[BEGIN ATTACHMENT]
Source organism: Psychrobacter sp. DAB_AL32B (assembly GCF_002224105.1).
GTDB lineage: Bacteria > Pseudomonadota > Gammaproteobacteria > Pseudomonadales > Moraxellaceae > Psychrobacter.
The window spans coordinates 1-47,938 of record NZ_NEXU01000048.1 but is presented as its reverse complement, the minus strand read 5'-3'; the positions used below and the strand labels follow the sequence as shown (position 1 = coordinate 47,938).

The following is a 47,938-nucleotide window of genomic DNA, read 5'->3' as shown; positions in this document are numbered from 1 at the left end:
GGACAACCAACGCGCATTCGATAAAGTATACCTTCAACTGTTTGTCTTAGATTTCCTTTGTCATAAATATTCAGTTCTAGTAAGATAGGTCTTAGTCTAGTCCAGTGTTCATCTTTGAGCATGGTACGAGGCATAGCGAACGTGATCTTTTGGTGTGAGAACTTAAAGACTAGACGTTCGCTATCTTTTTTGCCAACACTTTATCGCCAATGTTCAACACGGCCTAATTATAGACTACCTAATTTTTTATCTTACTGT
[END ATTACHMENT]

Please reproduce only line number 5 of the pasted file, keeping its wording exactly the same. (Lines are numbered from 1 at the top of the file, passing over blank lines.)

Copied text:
GGACAACCAACGCGCATTCGATAAAGTATACCTTCAACTGTTTGTCTTAGATTTCCTTTGTCATAAATATTCAGTTCTAGTAAGATAGGTCTTAGTCTAGTCCAGTGTTCATCTTTGAGCATGGTACGAGGCATAGCGAACGTGATCTTTTGGTGTGAGAACTTAAAGACTAGACGTTCGCTATCTTTTTTGCCAACACTTTATCGCCAATGTTCAACACGGCCTAATTATAGACTACCTAATTTTTTATCTTACTGT